Telling the story

Research on the long-term outcomes and value of GoBabyGo!

Researchers from the IU Department of Physical Therapy: Megan Siergiel, Mackenzie Wilson, and Peter Altenburger, Ph.D., PT

Investigators researched the long-term outcomes and perceived value of modified ride-on vehicles a child has received from a GoBabyGo program. This study primarily sought to identify the various ways the vehicle were used, estimated time of usage, quality of the modifications and what, if anything, had been damaged on the vehicle. Parents were also asked about their overall perceived value of the vehicle for their child.


  • Mobility is key for appropriate child development. In the early years of life, children develop physically, emotionally, and socially through play and exploration of their environment.1 Children with mobility difficulties may not develop these realms in the same way as their peers who are able to fully explore their environment.
  • In the United States, more than 1.5 million children experience difficulties with mobility from the time of birth and on.1 The cost of medical devices to assist children in achieving mobility are astronomical and difficult for families to afford. Cost is a significant barrier to purchasing the mobility devices children need to assist in achieving their therapeutic goals.
  • GoBabyGo is an organization created by Cole Galloway from the University of Delaware in 2007 in an effort to offer independent mobility to children with motor and cognitive delays at no cost to the family. GoBabyGo cars offer mobility in an enjoyable way for children to continue working on therapeutic goals and keep up with their peers.


Value of GoBabyGo Cars
Figure 4: This represents the data of 6 value-based Likert scaled questions with answer choices ranging from "Strongly Agree" to "Strongly Disagree." The percentages represent the number of respondents answering either "Strongly Agree" or "Agree."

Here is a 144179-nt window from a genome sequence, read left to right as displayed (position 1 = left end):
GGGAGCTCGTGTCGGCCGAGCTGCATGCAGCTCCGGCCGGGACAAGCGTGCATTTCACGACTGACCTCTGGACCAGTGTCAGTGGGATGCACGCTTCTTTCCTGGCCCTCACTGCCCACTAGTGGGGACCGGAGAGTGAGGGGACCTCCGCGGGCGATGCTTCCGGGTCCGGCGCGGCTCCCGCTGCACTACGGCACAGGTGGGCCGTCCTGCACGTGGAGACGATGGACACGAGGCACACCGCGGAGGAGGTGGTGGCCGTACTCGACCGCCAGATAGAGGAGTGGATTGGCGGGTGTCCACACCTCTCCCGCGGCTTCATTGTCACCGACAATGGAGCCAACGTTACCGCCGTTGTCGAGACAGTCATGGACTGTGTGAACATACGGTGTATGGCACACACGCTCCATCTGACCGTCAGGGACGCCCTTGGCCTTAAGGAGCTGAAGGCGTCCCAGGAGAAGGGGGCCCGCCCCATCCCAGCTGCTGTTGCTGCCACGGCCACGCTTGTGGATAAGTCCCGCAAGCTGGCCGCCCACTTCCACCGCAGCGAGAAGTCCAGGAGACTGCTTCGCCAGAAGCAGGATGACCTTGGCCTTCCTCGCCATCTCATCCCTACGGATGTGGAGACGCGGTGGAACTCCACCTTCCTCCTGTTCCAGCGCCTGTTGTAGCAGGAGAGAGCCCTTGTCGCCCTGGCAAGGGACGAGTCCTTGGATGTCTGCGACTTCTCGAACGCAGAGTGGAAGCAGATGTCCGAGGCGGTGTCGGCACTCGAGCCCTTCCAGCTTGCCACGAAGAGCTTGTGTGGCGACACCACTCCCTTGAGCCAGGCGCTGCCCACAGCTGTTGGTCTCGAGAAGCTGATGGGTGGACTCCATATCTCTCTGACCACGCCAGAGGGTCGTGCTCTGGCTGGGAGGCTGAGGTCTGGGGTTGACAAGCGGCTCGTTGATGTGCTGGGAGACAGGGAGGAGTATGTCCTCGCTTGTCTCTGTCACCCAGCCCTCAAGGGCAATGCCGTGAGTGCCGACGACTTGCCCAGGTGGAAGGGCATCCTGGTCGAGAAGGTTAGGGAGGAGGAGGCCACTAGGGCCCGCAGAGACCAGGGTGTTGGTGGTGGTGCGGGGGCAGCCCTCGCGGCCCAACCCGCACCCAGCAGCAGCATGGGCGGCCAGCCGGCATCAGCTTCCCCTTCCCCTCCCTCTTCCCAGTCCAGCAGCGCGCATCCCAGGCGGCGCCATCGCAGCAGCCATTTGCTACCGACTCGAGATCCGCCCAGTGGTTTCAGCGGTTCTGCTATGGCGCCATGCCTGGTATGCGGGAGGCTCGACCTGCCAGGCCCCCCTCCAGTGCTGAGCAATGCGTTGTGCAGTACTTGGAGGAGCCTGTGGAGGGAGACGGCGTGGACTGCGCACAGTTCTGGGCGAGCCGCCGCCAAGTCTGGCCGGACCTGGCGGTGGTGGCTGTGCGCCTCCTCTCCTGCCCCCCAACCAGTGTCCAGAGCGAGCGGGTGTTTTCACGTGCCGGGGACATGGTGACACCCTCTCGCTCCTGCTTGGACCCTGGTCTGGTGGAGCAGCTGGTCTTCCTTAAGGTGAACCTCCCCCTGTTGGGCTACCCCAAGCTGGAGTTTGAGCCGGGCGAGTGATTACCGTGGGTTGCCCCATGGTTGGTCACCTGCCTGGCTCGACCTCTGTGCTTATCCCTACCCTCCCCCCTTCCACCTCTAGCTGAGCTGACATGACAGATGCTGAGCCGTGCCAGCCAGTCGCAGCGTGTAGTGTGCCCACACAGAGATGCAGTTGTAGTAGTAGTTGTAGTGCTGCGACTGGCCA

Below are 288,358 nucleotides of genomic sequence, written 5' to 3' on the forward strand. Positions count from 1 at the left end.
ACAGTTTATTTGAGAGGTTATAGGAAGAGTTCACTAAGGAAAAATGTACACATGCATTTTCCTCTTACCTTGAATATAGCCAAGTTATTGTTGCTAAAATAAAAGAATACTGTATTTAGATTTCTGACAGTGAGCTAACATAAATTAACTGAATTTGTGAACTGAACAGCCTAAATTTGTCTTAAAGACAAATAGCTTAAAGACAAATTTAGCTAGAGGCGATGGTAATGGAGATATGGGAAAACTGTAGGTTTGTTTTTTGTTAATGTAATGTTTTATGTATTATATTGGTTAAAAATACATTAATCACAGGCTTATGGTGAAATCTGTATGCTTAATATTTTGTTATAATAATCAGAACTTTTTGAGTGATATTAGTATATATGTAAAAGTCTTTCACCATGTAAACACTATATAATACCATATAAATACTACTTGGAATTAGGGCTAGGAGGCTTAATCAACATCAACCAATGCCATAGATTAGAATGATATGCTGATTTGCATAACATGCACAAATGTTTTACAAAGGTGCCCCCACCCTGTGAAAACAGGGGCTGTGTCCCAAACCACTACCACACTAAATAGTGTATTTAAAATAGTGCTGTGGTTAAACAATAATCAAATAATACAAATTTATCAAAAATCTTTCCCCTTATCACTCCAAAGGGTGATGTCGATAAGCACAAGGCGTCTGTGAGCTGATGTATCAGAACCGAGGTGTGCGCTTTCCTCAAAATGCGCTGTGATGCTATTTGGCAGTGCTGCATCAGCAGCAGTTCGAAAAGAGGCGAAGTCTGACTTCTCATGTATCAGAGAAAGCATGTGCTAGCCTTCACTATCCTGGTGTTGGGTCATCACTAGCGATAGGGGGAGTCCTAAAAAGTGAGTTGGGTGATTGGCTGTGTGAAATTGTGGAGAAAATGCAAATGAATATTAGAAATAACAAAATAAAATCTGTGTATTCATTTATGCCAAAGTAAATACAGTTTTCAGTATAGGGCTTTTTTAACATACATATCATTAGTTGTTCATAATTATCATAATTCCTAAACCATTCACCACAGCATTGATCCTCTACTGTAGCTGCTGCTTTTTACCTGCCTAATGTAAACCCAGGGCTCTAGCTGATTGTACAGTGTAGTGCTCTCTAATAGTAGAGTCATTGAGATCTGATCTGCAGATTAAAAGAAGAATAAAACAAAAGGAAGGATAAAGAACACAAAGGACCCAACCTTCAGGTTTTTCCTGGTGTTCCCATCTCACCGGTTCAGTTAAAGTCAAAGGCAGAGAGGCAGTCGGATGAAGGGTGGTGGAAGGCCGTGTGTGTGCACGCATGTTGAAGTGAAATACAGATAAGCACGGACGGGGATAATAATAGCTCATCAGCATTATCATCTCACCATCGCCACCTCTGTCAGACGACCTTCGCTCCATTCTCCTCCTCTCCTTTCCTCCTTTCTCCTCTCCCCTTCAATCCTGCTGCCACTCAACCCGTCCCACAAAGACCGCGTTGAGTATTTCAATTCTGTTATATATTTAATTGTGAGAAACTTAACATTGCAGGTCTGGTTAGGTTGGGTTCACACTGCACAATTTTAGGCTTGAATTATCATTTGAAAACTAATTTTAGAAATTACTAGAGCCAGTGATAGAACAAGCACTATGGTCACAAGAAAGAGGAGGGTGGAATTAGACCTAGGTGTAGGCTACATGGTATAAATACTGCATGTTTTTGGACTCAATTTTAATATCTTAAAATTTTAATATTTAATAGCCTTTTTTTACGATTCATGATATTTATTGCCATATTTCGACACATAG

Themes of subject responses’ on value-based open-ended questions
ThemeRepresentation of Theme

“My child is not yet mobile but is now able to explore and move around in the environment with the use of the GoBabyGo car.”


“My child feels accomplished by the ability to keep up with others. It has given him great independence.”


“The GoBabyGo car has made play time more enjoyable for my child and has helped her feel like she is just like any other kid.”

Peer Interaction

“The GoBabyGo car gave my child the ability to participate in a one-mile run with her friends and she is now able to play outside with her brother.”

Positive Self Image

"My child is so proud to drive his car and play with his siblings.”


“My child is improving his ability to control and manipulate the car around his environment which will lead to Medicaid paying for a power wheelchair for him.”


  • The results of the administered parent or caregiver-directed survey indicate GoBabyGo cars are beneficial for children with motor and cognitive delays.
  • 100 percent of respondents indicated they would recommend The GoBabyGo program to other families.
  • Overall, children benefitted greatly from the GoBabyGo cars. Specifically, improvements in outlook on life, interactions with peers, physical abilities, and cognition were reported (Figure 4).
  • Open-ended value-based questions provided insight on meaningful outcomes of GoBabyGo cars including improved activity, independence, opportunity, peer interaction, and self-image as well as serving as a therapeutic tool.